I was planning to get our box upgraded from a old 100 amp Zinsco box to a newer possibly 200 amp box. I have been talking to a couple of companies and they have been wanting a arm and a leg, and also some other certified electricians (and some friends certified) that are independent and are more reasonable. We live in Houston Tx and our house was build back in 1964.

I have a couple of questions regarding that...

• Is a permit absolutely required for replacement and upgrade?

• Can you get inspected after replacement without a permit and without issues with insurance or what does insurance look at for compliance I guess?

• A couple of electricians (certified) said that they can upgrade to a 200 amp breaker without needing to upgrade the meter box and the service line since the house is “older and uses copper” and it’s supposedly sufficient enough?

  • Does that sound normal and sounds like something that wouldn’t work?

Main thing is I don’t want any issues with insurance or the city after the replacement, if a permit is not used. I keep reading mixed things and not sure what is right vs wrong. Of course a permit would be ideal but if I could save 500 if it’s not required and I can still get a inspection done properly, I don’t see why I need it.

enter image description here

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    Do you feel comfortable taking/posting pictures of the inside of the main panel? How many square feet is your house, and how many breakers control kitchen receptacles? (aside from the fridge or receptacles in cabinets for disposals, dishwashers, and such) Are your hot water, central heating, dryer, and range gas or electric? Sep 22, 2020 at 23:11
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    Upgrading this box is a Very Good Idea. Not only is it Zinsco, which are known fire-starters, but it's also stuffed full to capacity! Yikes!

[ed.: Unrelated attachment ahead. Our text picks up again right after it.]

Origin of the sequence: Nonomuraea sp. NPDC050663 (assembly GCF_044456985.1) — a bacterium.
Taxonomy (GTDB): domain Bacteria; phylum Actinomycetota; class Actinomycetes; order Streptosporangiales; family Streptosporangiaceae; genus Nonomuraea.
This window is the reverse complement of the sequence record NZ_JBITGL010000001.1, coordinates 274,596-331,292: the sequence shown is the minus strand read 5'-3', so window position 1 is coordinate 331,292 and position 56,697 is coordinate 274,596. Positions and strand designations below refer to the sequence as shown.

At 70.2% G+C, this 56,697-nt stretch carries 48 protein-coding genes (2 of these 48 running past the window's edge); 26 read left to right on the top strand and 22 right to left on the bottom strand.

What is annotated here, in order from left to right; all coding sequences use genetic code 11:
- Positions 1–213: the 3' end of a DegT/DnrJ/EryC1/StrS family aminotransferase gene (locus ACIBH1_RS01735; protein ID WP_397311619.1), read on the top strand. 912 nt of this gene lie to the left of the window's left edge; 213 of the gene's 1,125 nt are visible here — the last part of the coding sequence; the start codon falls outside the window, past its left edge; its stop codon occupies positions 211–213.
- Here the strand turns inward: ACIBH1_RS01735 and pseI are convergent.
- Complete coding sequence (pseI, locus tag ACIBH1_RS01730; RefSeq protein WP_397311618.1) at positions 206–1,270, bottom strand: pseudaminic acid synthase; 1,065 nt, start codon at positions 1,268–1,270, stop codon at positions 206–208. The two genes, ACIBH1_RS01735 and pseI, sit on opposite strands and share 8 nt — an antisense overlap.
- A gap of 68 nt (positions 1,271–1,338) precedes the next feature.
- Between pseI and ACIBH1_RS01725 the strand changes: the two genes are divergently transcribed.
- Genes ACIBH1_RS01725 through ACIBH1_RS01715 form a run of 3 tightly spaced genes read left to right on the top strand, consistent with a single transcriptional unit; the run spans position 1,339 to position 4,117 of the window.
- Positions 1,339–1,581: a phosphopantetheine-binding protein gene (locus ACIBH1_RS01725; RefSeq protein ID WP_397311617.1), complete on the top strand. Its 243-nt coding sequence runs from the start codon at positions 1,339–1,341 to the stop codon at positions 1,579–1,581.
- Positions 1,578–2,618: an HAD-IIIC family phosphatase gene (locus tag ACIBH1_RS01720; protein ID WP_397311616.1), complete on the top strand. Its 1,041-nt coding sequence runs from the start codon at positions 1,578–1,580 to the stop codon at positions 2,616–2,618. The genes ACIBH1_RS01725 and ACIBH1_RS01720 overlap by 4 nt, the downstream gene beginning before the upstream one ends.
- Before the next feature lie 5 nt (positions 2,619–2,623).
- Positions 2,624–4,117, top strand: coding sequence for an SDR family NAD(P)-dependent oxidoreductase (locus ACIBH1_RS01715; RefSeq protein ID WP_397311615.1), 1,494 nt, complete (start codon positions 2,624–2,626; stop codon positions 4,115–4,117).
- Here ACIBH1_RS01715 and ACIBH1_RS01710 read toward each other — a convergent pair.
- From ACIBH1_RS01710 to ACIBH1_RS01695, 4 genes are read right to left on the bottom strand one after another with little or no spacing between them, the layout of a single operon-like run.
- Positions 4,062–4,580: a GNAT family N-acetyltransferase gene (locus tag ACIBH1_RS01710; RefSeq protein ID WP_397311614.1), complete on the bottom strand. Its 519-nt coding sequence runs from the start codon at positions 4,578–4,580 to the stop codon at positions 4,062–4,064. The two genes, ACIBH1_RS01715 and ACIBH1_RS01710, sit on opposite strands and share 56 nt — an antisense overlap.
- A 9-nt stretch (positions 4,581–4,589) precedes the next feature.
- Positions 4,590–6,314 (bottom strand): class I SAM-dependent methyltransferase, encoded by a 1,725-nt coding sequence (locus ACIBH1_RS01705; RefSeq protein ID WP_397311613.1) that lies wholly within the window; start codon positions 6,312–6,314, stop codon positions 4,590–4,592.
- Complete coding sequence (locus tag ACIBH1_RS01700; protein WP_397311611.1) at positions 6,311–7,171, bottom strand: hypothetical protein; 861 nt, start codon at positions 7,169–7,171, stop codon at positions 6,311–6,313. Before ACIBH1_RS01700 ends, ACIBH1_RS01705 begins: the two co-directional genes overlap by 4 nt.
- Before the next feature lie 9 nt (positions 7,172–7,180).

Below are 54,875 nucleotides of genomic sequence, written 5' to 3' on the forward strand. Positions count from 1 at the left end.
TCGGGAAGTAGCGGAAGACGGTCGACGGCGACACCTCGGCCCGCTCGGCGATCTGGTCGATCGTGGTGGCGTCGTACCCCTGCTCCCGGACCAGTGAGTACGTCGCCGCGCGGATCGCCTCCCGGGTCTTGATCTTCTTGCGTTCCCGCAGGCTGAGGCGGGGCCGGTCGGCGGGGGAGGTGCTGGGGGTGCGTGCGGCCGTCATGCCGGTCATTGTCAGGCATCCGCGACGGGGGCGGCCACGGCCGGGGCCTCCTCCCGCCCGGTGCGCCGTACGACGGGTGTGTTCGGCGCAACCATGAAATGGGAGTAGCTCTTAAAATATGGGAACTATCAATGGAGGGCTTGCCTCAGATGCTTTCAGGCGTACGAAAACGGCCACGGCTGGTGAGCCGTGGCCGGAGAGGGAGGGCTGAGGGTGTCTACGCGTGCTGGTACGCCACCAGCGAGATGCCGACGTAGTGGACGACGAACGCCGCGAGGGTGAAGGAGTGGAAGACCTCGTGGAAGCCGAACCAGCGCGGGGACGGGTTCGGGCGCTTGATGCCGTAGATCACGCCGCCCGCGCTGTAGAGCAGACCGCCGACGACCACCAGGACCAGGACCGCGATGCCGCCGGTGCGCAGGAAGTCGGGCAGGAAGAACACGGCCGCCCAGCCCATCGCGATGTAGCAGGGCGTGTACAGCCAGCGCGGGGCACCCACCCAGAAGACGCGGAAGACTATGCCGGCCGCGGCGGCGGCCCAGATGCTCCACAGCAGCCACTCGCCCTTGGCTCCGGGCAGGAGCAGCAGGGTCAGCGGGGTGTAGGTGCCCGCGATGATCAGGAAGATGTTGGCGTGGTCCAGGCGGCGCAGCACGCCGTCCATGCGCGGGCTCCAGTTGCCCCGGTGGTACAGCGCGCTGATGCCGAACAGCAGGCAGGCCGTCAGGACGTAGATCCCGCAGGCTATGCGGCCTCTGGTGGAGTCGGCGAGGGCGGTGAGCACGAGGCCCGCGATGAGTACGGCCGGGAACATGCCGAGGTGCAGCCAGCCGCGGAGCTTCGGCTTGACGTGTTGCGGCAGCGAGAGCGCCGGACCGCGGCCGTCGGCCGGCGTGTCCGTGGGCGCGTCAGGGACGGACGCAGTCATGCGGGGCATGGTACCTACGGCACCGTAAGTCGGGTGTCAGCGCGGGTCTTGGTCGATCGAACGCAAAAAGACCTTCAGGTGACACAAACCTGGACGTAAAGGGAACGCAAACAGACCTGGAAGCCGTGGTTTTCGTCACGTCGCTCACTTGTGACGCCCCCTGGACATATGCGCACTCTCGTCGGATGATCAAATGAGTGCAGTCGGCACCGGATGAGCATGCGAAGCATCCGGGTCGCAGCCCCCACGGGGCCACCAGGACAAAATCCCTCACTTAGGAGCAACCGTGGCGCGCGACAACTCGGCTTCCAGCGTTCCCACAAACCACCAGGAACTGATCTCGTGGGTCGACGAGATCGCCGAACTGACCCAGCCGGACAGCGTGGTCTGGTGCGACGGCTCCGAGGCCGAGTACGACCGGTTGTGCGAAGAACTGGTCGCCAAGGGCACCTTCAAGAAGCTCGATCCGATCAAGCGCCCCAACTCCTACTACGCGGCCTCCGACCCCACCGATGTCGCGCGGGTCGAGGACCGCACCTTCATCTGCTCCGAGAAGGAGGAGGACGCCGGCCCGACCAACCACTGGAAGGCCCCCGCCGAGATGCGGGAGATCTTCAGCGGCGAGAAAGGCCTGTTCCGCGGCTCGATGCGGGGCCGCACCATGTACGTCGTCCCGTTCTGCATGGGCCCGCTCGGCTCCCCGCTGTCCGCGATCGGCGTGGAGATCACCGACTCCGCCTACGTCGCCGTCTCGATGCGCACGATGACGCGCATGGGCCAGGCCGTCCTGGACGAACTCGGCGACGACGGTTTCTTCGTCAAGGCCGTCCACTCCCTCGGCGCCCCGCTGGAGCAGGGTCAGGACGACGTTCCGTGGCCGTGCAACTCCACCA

– Nate S.
    Sep 23, 2020 at 0:21
  • Also, I'm not sure your wiring is all copper -- the three thicker wires going into the neutral bus sure look like aluminum
    – Nate S.
    Sep 23, 2020 at 0:23
  • I would ask your certified independent friends first, and follow with one to the county inspector. As an upgrade to an existing service there should a much cheaper install permit wise if required. Why would a permit (inspection be needed) your panel looks good but things like 2 neutrals under 1 screw is a no no. 3 Grounds are ok if listed for multiple some are listed I don’t remember Zinsco. If your jurisdiction requires all current code updates then that can mean a lot and might be why some estimates are so high. Some states allow a straight replacement to a new panel in a case like yours ask
    – Ed Beal
    Sep 23, 2020 at 0:29
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    @SteveSether the lights flickering is almost certainly due to the fact that it's a Zinsco panel -- there's a known issue of arcing between the breaker clips and the bus bars. It has indeed been known to start fires; hence my earlier comment. See here for more info & pictures of burned-out Zinscos: inspectapedia.com/electric/…
    – Nate S.
    Sep 23, 2020 at 18:58

4 Answers 4


More than likely, you'll need a permit. The power company will have to disconnect the power for the panel change out and in most cases won't reconnect when the job's done unless they get an OK from the local AHJ. I've known local electricians that have pulled the meters without power company notice and have done the work. The problem is with the smart meters, the power company knows the meter was pulled and will notify the AHJ. Then it gets inspected, the owner or electrician has to get the permit and penalties are added and the owner might now have to get the meter can and riser upgraded. Check with the local guys first... this can really get hairy if you try for the shortcut.